Can CBD oil help migraines and headaches?
Extracted from cannabis varieties called hemp, CBD is one of an array of cannabis compounds known as cannabinoids. Unlike the most common cannabinoid, THC, CBD won’t get you high – in fact, it's thought to temper THC’s psychoactive effects.
Research into CBD’s potential for alleviating migraines and headaches in isolation is limited, and further study is required. However, evidence from clinical trials that have combined it with THC suggest CBD may play an integral part in helping with pain and nausea as well as reducing the frequency and severity of migraine attacks.
Can CBD treat migraines and headaches?
One of the ways in which CBD may be able to help people suffering from migraines and headaches is by treating the symptoms, such as pain and nausea.
There has been little research into the effect of CBD by itself on pain in human subjects, but some studies involving a combination of THC and CBD – in the form of the medication Sativex – have shown that it significantly improves pain relief and that the inclusion of CBD is crucial to this.
Meanwhile, the scientific journal Headache has noted the increasing amount of evidence that CBD and THC may be effective in the treatment of pain, including migraine and headache pain.
Another study looked at the effect of Sativex on nausea and vomiting caused by chemotherapy. It concluded that the combination of CBD and THC was able to boost the effect of existing anti-nausea medication.
Migraine and headache studies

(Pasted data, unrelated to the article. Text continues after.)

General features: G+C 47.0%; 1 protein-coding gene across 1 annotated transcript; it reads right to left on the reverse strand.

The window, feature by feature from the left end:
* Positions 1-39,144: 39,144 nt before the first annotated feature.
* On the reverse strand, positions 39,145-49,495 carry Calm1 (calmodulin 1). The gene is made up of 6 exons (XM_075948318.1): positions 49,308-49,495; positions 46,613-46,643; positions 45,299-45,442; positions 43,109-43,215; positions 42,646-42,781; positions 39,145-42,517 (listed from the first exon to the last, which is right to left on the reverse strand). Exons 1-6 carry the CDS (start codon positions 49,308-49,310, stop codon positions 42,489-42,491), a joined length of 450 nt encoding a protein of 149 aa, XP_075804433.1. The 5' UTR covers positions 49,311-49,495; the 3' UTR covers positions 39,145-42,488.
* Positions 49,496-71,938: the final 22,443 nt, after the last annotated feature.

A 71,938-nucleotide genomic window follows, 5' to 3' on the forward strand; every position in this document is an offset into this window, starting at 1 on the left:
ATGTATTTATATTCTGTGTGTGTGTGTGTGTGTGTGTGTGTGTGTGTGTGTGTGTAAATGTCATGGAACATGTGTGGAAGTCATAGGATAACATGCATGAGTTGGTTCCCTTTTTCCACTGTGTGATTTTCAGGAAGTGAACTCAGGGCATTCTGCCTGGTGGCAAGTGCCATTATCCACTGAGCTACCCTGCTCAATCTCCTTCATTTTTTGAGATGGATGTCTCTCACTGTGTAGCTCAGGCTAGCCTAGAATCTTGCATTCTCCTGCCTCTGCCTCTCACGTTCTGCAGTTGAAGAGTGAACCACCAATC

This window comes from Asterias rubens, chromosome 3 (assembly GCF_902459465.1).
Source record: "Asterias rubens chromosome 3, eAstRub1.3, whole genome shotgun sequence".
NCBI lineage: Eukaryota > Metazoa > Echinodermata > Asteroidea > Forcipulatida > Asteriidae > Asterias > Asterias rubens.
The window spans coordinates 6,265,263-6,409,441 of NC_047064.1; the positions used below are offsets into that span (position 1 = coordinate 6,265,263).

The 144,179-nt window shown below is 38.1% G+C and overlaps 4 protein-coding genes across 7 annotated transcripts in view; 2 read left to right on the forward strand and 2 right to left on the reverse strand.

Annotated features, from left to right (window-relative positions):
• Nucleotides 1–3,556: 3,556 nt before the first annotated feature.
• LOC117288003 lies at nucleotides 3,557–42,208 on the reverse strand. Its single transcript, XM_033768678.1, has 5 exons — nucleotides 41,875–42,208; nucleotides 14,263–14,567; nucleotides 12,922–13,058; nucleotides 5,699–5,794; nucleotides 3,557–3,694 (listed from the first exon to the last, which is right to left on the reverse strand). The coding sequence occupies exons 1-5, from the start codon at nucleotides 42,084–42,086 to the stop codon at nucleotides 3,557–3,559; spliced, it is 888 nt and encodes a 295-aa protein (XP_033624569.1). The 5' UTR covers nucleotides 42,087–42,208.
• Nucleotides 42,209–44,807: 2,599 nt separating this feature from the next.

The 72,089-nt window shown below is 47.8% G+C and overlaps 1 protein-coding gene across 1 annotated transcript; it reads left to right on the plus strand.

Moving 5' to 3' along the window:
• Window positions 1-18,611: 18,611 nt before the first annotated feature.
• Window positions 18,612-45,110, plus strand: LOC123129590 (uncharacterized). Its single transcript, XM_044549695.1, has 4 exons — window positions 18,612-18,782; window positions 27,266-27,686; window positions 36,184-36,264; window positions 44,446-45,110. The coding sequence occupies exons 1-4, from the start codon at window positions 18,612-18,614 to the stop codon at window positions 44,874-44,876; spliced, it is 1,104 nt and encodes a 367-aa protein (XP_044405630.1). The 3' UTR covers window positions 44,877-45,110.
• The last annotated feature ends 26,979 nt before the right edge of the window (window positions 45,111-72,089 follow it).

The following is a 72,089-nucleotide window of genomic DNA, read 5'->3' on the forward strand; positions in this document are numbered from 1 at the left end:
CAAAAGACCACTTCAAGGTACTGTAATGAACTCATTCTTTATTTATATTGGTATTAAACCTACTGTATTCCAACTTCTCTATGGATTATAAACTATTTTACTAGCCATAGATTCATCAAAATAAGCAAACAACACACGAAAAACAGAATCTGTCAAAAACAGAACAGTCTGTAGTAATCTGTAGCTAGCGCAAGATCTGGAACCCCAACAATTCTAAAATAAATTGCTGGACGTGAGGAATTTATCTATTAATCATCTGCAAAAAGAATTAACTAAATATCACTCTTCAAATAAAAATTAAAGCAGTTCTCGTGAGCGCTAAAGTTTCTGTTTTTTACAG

Specific research into the effects of cannabinoids on migraines and headaches is limited and, again, is restricted to a combination of THC and CBD. However, studies do show some promising results regarding CBD.
An Italian study involving 79 migraine patients conducted over a three-month period gave one group a daily 200mg dose of THC and CBD and another 25mg of amitriptyline, an anti-depressant commonly used to treat migraines.
The THC-CBD combination decreased the number of migraine attacks by 40.4%, making it slightly more effective than the conventional medicine, and reduced pain intensity by 43.5%. It had a similar degree of effectiveness on pain in patients suffering from cluster headaches but only if they had also experienced migraines in childhood.
The study concluded that cannabinoids are a valid alternative to existing migraine treatments.
How CBD works to help pain
The regulation of pain and inflammation is one of the jobs carried out by the body’s Endocannabinoid System (ECS). The ECS produces chemicals called endocannabinoids which bind to receptors, signalling cells to produce analgesic and anti-inflammatory responses.
However, plant cannabinoids including THC and CBD can also interact with the ECS. Although further research is required to determine the precise mechanisms by which they do this, it is possible that CBD may inhibit the breakdown of endocannabinoids, thereby increasing their effects.
CBD is also known to interact with other receptor systems responsible for pain-related responses. They include 5-HT receptors for serotonin, which influences mood, opioid receptors involved in pain relief and TRVP1 receptors which produce the sensation of scalding heat.